WF-02: Beyond First-order Optimization Methods for Machine Learning – Part I
Stream: Advances in mathematical optimization for machine learning
Chair(s): Fred Roosta, Albert Berahas
Sequential Quadratic Optimization for Nonlinear Equality Constrained Stochastic Optimization
Albert Berahas, Frank E. Curtis
Stochastic gradient and related methods for solving unconstrained stochastic optimization problems have been studied extensively in recent years. However, settings with general nonlinear constraints have received less attention, and many of the proposed methods resort to using penalty or Lagrangian methods, which are often not the most effective strategies. In this work, we propose and analyze stochastic optimization methods based on the sequential quadratic optimization methodology. We discuss advantages and disadvantages of our approaches. Collaborators: F. E. Curtis, D. Robinson & B. Zhou.
Stochastic Polyak Step-size for SGD: An Adaptive Learning Rate for Fast Convergence
We propose a stochastic variant of the classical Polyak step-size (Polyak, 1987) commonly used in the subgradient method. Although computing the Polyak step-size requires knowledge of the optimal function values, this information is readily available for typical modern machine learning applications. Consequently, the proposed stochastic Polyak step-size (SPS) is an attractive choice for setting the learning rate for stochastic gradient descent (SGD). We provide theoretical convergence guarantees for SGD with SPS in different settings, including strongly convex, convex and non-convex functions.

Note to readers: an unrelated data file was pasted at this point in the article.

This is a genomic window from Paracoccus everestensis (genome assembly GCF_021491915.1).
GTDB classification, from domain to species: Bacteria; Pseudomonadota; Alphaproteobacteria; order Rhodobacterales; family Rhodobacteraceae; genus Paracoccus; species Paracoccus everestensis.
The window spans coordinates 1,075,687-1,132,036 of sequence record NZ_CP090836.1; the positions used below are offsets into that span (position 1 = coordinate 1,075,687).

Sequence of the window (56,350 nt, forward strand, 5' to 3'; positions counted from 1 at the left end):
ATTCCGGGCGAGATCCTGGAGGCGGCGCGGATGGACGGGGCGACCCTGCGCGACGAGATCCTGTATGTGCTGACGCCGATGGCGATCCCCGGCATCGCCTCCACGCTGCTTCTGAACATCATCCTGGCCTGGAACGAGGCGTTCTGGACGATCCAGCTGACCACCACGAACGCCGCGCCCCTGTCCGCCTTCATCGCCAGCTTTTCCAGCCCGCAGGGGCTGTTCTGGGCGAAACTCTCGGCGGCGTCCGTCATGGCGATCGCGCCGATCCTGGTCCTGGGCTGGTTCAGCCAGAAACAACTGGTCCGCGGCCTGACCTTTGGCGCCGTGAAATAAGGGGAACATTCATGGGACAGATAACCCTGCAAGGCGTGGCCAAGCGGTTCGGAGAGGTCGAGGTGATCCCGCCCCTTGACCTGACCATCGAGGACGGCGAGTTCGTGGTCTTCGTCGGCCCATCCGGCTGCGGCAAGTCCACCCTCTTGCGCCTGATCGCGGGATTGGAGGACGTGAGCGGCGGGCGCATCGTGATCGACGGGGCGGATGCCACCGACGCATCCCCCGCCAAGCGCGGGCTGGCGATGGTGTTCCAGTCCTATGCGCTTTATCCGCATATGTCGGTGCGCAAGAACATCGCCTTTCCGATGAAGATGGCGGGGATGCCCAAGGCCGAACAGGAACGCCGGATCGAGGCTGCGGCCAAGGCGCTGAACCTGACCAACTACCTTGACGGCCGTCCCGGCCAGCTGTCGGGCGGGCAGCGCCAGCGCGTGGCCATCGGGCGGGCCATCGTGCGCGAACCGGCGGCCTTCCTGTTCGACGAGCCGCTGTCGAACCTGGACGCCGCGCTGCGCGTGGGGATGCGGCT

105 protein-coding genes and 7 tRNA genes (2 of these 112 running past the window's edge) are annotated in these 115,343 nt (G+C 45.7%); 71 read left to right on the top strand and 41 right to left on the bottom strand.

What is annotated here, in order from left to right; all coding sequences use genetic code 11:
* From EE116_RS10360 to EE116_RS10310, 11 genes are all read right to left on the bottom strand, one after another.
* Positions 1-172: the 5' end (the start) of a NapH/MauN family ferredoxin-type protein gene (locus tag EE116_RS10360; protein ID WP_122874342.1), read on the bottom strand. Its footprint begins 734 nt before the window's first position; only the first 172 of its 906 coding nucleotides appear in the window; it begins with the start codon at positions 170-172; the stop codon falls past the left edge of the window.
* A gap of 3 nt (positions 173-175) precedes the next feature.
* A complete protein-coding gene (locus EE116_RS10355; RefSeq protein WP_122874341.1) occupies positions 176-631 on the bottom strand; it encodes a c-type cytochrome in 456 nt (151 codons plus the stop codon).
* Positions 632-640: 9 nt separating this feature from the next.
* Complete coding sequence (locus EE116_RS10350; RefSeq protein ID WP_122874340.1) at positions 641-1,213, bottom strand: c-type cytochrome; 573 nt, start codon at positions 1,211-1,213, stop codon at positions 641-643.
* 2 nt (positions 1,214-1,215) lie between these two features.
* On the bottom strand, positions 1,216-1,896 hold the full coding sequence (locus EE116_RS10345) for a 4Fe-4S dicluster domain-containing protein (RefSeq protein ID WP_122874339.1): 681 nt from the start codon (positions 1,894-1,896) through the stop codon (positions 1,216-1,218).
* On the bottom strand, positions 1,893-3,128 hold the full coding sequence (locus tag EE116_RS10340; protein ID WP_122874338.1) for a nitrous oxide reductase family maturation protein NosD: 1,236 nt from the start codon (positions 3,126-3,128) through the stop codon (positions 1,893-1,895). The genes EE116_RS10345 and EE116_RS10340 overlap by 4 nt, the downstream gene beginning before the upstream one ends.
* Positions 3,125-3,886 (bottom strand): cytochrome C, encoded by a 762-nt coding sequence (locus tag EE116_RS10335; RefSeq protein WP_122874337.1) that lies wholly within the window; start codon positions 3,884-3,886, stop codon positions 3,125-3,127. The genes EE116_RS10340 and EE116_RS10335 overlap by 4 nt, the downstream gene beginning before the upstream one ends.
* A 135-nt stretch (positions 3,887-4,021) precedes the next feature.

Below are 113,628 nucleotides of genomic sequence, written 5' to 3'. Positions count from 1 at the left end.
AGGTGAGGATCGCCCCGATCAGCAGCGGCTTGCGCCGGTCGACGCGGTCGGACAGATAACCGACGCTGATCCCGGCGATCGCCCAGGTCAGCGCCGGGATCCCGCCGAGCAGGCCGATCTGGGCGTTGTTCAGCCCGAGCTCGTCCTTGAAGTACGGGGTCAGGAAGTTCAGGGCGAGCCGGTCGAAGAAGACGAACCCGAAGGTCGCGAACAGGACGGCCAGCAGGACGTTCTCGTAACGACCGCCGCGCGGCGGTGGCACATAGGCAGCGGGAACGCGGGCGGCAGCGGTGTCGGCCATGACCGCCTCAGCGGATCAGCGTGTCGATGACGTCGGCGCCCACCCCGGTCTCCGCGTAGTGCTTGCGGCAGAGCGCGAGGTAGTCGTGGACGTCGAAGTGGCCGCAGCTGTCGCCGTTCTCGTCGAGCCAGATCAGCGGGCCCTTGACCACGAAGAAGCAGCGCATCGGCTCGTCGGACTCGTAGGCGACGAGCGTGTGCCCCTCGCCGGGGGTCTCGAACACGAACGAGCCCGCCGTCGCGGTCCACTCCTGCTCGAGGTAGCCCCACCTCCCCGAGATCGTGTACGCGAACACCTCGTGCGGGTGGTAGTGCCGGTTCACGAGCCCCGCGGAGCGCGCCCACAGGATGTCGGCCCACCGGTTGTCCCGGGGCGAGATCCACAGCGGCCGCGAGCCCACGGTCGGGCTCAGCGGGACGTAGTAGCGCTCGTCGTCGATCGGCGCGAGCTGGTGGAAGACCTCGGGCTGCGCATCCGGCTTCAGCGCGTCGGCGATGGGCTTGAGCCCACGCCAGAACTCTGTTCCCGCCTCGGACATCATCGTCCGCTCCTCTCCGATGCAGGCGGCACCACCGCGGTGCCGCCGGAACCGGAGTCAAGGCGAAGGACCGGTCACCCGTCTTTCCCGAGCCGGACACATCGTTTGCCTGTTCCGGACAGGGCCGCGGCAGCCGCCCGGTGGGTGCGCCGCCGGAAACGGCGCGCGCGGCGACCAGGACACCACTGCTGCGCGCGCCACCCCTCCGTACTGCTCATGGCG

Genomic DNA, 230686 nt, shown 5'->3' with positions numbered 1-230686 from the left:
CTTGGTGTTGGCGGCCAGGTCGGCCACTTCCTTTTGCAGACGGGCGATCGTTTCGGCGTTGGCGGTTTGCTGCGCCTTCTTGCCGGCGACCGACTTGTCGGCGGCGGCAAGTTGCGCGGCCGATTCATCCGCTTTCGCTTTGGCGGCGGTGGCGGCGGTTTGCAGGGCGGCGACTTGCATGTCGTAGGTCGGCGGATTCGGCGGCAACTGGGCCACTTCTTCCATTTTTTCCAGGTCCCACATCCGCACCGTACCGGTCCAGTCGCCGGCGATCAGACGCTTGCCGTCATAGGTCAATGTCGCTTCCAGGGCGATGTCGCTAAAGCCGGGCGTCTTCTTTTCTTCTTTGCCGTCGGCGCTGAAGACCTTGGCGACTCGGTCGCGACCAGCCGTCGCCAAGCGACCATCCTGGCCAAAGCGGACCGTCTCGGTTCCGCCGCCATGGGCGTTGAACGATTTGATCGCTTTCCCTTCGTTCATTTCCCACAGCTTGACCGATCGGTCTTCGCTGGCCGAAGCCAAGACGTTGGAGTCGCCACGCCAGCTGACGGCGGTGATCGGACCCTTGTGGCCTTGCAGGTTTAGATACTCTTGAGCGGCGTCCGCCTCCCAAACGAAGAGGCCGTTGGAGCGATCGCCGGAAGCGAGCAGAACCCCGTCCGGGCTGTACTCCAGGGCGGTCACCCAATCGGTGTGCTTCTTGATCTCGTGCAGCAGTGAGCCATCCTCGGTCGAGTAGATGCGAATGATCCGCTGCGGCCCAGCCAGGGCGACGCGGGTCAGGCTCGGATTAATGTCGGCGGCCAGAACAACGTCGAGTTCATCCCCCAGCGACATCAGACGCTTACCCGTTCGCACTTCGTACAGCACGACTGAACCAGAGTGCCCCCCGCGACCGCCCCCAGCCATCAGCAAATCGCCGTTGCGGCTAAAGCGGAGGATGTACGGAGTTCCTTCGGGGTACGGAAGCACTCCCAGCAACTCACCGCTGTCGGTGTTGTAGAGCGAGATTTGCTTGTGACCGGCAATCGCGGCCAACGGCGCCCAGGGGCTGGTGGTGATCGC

Systematic Second-order Methods for Training, Designing, and Deploying Neural Networks
Finding the right Neural Network model and training it for a new task requires considerable expertise and extensive computational resources. Moreover, the process often includes ad-hoc rules that do not generalize to different application domains. These issues have limited the applicability and usefulness of DNN models, especially for new learning tasks. This problem is becoming more acute, as datasets and models grow larger, which increases training time, making random/brute force search approaches quickly untenable. In large part, this situation is due to the first-order stochastic gradient
Distributed Learning of Deep Neural Networks using Independent Subnet Training
We propose a new approach to distributed neural network learning, called independent subnet training (IST). In IST, a neural network is decomposed into a set of subnetworks of the same depth as the original network, each of which is trained locally, before the various subnets are exchanged and the process is repeated. IST training has many advantages over standard data parallel approaches. We show experimentally that IST results in training time that are much lower than data parallel approaches to distributed learning.